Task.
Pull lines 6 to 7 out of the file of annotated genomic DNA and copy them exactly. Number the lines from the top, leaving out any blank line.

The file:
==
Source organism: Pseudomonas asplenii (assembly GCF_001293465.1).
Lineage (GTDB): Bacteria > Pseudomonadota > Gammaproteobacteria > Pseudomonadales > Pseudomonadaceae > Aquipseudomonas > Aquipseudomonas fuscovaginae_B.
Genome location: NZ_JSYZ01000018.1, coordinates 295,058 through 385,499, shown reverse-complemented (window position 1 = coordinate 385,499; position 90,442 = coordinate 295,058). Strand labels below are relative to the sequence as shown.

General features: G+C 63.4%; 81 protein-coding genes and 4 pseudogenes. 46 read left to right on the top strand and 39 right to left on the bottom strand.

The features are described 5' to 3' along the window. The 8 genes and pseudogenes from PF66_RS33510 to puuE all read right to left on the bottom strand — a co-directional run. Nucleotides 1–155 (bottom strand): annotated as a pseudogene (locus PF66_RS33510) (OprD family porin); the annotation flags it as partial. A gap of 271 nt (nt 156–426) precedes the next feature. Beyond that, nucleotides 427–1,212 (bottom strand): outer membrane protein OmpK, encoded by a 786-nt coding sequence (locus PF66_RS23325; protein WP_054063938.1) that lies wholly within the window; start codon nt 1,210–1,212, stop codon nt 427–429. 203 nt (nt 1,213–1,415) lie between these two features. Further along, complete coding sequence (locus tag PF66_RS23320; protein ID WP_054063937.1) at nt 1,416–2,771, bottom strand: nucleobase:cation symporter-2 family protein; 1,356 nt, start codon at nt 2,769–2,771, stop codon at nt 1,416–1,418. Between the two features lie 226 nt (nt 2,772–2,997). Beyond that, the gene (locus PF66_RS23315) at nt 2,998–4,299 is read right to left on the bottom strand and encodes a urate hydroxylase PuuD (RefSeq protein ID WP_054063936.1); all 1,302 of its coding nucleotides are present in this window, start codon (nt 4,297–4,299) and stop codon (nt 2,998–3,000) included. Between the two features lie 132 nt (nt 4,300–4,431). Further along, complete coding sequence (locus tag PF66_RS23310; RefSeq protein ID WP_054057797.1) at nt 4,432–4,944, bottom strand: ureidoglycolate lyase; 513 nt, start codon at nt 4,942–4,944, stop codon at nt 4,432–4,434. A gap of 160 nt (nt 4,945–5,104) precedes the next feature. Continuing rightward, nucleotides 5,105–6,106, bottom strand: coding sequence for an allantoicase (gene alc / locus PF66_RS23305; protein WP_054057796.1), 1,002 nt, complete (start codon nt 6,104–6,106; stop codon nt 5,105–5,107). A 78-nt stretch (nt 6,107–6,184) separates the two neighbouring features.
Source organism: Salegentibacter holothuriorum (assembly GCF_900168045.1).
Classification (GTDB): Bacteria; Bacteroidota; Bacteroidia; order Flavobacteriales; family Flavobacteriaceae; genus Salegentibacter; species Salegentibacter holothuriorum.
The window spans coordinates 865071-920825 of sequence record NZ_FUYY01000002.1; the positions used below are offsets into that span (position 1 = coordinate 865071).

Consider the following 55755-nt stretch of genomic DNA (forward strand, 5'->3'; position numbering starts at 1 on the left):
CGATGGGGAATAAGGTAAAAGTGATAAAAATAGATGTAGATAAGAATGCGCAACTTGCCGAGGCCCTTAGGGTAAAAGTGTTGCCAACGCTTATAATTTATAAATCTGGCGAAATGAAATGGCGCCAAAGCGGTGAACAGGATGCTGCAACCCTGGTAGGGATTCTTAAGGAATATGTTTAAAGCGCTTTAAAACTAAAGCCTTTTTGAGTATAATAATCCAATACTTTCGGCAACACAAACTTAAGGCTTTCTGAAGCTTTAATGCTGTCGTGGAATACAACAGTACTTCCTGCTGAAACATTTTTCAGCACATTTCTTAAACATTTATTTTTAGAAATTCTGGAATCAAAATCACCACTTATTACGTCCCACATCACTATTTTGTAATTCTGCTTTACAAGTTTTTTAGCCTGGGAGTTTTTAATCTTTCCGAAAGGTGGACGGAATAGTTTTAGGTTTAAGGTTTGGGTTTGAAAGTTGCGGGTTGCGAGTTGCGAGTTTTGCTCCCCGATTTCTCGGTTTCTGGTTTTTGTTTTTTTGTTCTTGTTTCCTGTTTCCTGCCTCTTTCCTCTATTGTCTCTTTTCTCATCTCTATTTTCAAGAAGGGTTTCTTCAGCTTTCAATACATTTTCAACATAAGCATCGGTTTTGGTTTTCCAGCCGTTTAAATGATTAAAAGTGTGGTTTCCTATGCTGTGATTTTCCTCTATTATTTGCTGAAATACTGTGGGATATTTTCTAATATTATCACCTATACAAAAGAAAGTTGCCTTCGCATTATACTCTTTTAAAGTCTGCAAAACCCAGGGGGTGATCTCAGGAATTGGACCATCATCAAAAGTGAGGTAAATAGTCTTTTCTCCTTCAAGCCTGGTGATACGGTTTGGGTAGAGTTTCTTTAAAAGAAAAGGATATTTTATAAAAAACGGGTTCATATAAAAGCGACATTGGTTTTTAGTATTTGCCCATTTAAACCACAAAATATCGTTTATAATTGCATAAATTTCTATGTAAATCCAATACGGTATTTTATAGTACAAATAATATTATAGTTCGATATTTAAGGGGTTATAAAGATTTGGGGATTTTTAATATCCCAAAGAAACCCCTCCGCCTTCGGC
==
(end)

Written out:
Source organism: Salegentibacter holothuriorum (assembly GCF_900168045.1).
Classification (GTDB): Bacteria; Bacteroidota; Bacteroidia; order Flavobacteriales; family Flavobacteriaceae; genus Salegentibacter; species Salegentibacter holothuriorum.